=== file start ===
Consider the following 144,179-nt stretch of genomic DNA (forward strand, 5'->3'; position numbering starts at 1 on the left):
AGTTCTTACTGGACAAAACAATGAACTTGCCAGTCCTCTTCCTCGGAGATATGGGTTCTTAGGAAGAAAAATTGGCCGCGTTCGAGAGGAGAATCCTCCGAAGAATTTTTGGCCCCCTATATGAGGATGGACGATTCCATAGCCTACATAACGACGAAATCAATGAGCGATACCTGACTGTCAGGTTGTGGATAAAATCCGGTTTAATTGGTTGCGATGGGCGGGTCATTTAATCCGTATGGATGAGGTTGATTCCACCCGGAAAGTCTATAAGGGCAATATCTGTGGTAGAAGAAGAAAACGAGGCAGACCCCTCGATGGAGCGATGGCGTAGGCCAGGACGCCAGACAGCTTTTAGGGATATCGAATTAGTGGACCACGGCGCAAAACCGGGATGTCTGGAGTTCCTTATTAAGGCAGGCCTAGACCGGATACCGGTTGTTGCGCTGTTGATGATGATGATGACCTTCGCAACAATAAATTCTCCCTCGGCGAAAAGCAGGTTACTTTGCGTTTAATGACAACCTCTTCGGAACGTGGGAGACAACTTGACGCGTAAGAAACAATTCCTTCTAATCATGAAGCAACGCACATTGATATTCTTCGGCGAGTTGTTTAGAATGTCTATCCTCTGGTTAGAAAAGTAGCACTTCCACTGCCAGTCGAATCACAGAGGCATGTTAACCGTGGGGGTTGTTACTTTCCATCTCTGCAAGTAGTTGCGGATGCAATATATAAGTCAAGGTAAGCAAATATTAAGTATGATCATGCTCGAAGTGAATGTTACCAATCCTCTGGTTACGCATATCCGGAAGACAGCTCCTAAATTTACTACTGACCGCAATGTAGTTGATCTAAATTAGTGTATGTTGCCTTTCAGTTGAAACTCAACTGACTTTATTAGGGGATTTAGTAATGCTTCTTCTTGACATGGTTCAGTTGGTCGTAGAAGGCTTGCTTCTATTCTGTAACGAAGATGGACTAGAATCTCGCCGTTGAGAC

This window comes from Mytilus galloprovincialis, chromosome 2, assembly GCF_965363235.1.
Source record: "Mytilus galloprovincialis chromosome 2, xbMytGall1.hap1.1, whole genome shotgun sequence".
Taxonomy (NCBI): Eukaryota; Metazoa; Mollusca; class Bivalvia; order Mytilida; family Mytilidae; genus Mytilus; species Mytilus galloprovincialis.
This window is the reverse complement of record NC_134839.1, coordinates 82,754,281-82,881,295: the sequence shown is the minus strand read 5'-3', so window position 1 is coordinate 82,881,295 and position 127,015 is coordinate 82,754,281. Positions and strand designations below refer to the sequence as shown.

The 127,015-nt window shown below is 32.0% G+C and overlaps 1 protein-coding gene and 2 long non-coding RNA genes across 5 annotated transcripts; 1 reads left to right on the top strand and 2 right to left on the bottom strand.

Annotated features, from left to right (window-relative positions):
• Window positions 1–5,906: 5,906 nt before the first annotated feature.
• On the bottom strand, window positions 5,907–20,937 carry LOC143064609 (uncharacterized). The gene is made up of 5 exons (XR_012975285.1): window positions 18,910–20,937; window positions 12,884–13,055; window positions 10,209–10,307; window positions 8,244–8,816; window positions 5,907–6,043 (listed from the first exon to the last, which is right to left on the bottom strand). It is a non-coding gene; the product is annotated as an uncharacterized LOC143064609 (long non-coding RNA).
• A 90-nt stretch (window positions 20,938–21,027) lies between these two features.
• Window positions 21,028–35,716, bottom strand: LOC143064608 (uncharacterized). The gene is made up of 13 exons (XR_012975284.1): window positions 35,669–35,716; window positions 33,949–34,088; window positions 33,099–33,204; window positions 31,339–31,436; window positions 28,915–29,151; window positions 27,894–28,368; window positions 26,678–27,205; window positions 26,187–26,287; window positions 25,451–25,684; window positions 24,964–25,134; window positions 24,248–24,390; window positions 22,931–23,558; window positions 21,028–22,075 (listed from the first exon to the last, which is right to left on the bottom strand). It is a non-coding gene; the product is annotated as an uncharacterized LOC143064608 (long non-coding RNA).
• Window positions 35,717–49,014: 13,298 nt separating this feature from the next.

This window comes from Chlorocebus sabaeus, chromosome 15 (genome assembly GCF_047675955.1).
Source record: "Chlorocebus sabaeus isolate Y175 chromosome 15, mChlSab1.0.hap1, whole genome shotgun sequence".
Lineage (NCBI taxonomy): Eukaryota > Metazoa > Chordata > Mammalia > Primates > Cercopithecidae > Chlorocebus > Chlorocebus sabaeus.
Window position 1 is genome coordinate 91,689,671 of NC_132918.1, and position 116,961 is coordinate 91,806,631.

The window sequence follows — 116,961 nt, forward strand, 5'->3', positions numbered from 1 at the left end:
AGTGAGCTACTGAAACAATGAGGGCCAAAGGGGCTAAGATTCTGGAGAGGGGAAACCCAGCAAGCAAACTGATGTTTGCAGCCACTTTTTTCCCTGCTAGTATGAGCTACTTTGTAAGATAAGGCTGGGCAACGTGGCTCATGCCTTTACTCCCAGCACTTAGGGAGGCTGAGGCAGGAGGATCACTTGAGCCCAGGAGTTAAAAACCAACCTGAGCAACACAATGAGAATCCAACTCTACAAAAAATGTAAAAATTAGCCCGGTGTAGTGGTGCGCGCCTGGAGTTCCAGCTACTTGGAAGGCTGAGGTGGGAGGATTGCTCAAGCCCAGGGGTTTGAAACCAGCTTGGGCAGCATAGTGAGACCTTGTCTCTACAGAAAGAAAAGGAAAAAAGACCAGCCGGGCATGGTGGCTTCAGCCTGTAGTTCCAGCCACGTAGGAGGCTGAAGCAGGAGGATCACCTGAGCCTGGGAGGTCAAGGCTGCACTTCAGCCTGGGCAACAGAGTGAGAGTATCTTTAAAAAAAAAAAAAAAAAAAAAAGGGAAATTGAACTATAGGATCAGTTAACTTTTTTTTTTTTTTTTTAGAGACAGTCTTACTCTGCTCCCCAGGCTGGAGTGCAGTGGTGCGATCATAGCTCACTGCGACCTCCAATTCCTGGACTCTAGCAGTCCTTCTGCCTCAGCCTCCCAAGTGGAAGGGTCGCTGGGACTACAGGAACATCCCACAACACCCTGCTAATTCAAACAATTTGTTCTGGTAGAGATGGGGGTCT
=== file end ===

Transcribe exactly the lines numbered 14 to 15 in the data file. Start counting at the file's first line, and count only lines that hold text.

This window comes from Chlorocebus sabaeus, chromosome 15 (genome assembly GCF_047675955.1).
Source record: "Chlorocebus sabaeus isolate Y175 chromosome 15, mChlSab1.0.hap1, whole genome shotgun sequence".